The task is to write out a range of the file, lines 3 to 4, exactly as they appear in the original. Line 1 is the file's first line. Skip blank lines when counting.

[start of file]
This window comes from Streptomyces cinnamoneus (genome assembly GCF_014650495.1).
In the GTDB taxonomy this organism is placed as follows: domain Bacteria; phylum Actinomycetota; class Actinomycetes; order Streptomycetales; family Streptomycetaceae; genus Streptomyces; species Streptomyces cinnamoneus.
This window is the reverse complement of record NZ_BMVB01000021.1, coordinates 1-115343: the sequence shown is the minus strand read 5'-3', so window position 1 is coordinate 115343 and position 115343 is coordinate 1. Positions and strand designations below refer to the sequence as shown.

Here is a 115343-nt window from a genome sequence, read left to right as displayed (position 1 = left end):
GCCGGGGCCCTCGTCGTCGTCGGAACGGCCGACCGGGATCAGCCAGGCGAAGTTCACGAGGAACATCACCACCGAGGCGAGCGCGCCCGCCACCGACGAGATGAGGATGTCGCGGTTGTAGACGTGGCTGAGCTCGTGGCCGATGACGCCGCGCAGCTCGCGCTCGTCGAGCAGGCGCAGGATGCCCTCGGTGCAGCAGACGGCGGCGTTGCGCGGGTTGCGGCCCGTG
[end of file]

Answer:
This window is the reverse complement of record NZ_BMVB01000021.1, coordinates 1-115343: the sequence shown is the minus strand read 5'-3', so window position 1 is coordinate 115343 and position 115343 is coordinate 1. Positions and strand designations below refer to the sequence as shown.

Here is a 115343-nt window from a genome sequence, read left to right as displayed (position 1 = left end):